A passer-by was killed and three others were wounded when police opened fire to disperse protesters in the southern Yemeni city of Aden on Saturday, witnesses and medical sources said.
The witnesses said police intervened to clear the roads in the flashpoint Crater district of the port city where dozens of southern activists had set up roadblocks as part of a “civil disobedience” campaign.
Medical sources confirmed the casualty toll, naming the dead man as Hisham al-Nunu from the city of Taez north of Aden.
On Saturday morning, southern activists used rocks and logs to block main roads in several districts, where shops, banks and schools stayed closed, an AFP correspondent said.
Normal activity returned to most areas later in the day, apart from Crater where the shootings triggered sporadic clashes between police and protesters, residents said.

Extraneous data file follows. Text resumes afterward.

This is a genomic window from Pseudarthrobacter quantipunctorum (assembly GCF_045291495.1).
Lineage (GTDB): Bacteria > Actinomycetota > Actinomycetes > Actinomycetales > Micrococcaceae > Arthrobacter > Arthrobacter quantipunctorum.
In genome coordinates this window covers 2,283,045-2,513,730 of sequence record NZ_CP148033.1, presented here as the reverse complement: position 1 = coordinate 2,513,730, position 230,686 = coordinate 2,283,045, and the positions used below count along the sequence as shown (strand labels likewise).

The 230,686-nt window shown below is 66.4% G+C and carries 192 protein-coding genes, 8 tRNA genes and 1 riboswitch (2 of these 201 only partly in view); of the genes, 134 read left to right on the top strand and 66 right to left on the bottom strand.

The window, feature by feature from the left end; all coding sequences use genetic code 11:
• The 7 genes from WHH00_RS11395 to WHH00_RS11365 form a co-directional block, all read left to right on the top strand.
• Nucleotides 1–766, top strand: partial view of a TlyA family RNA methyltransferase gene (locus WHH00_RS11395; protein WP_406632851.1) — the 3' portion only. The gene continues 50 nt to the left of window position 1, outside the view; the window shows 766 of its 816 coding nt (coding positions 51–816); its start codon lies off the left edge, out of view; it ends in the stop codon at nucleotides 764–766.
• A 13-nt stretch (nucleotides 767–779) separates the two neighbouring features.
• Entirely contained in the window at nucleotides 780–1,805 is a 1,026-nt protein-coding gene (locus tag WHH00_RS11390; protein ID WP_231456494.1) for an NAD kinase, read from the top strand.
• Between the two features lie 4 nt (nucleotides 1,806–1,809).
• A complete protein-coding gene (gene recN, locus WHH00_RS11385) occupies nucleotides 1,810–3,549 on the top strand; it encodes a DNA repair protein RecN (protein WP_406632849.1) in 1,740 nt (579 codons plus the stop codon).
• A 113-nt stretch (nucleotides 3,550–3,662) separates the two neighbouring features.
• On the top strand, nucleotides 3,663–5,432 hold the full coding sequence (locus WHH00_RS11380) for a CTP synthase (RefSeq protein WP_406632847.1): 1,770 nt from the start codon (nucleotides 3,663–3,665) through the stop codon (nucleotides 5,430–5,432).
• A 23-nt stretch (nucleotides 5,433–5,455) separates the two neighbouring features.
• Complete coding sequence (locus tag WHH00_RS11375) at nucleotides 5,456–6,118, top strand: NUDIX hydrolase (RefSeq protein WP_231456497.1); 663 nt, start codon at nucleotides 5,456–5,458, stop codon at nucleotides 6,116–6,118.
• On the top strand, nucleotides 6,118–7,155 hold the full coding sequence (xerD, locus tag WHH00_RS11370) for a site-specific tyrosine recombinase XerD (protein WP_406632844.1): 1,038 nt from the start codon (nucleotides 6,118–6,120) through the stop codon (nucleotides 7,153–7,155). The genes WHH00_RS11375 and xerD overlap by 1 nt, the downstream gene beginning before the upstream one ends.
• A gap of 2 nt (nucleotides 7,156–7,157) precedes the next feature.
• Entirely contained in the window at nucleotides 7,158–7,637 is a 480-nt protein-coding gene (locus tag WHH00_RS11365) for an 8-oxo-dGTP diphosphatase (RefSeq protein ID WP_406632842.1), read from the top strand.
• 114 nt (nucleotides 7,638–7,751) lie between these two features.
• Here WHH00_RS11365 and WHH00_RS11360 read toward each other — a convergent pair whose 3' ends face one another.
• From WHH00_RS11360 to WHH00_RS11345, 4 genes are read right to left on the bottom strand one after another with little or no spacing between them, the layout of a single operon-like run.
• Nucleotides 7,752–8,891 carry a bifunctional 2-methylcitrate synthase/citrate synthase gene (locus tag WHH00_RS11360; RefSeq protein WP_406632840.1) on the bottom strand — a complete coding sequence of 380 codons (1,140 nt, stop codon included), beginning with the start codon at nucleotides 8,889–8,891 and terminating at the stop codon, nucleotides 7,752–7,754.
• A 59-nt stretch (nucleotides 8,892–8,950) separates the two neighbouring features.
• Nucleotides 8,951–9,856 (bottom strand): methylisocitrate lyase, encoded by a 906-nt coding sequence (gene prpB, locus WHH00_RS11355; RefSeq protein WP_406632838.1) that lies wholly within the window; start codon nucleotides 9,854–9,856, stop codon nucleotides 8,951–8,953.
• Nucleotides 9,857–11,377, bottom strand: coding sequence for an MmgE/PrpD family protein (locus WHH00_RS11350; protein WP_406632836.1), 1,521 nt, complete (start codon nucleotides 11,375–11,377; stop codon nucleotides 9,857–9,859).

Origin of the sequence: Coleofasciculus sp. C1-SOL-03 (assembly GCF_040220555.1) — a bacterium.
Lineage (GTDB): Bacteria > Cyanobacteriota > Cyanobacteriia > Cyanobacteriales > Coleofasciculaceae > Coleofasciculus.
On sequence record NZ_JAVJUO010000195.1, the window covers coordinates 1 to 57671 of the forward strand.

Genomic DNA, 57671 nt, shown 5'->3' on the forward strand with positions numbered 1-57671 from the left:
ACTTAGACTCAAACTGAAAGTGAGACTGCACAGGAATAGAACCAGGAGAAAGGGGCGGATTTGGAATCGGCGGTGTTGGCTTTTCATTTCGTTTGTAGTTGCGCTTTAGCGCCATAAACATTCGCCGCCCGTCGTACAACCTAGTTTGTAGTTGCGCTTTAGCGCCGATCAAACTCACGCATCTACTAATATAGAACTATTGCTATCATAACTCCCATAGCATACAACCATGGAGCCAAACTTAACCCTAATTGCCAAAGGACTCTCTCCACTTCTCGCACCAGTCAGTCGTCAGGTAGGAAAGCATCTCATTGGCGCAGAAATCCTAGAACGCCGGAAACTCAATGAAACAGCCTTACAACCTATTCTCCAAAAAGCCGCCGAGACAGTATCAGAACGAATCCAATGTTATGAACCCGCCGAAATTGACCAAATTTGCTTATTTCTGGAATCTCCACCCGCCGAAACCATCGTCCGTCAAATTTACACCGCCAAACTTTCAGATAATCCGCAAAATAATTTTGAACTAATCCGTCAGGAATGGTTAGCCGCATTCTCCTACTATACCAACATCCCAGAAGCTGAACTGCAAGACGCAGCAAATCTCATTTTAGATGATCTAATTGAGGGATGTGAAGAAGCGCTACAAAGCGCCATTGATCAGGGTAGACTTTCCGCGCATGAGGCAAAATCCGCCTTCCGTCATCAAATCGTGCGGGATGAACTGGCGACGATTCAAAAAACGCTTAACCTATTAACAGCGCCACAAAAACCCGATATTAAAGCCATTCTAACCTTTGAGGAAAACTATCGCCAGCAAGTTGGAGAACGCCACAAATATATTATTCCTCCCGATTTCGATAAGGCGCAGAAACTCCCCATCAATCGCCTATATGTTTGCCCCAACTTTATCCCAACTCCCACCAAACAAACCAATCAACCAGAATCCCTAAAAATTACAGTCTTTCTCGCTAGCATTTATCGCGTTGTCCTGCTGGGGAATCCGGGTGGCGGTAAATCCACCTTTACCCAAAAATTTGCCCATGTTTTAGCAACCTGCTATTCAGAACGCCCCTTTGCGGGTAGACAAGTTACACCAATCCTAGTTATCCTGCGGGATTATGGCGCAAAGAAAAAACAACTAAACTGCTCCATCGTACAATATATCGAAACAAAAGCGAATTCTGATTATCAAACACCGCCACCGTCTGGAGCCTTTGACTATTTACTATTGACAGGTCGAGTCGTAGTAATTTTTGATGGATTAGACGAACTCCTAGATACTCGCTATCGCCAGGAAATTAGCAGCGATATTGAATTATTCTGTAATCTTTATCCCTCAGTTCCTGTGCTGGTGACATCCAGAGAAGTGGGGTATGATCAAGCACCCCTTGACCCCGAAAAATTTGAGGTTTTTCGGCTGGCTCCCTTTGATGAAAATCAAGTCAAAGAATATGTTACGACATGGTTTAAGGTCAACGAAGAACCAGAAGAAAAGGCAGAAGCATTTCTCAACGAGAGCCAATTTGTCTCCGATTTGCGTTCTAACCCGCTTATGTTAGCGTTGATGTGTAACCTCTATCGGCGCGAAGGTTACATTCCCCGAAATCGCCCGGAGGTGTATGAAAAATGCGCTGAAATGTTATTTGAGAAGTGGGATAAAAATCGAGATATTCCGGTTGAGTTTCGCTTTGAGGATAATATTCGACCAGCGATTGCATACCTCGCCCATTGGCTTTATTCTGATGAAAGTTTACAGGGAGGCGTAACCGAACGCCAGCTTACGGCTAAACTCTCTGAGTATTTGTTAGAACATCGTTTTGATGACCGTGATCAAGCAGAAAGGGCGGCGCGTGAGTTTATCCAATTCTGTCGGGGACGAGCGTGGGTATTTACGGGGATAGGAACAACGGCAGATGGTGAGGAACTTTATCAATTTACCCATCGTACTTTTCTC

Pro-autonomy groups have staged street protests every Wednesday and Saturday since February 21 in protest at killings of southern activists in confrontations with security forces.
On Friday night, a prison guard was killed and a colleague wounded in a gun attack as a police vehicle from Mansura prison arrived at the local hospital carrying a sick inmate. The assailants fled the scene.
On March 18, President Abdrabuh Mansur Hadi warned Yemenis against the use of force to express political views, as he opened a national dialogue to pave the way for the drafting of a new constitution and the staging of elections.
The dialogue, scheduled to run six months, brings together 565 representatives of Yemen’s various political groups — from secessionists in the south to Zaidi Shiite rebels in the north, in addition to civil society representatives.
Most southern factions finally agreed to take part after months of negotiations and under UN pressure.
But the movement’s hardliners led by South Yemen’s former president Ali Salem al-Baid have dug in their heels, insisting instead on negotiations between two independent states in the north and south.
After the former North and South Yemen united in 1990, the south broke away in 1994. The secession triggered a short-lived civil war that ended with the region being overrun by northern troops.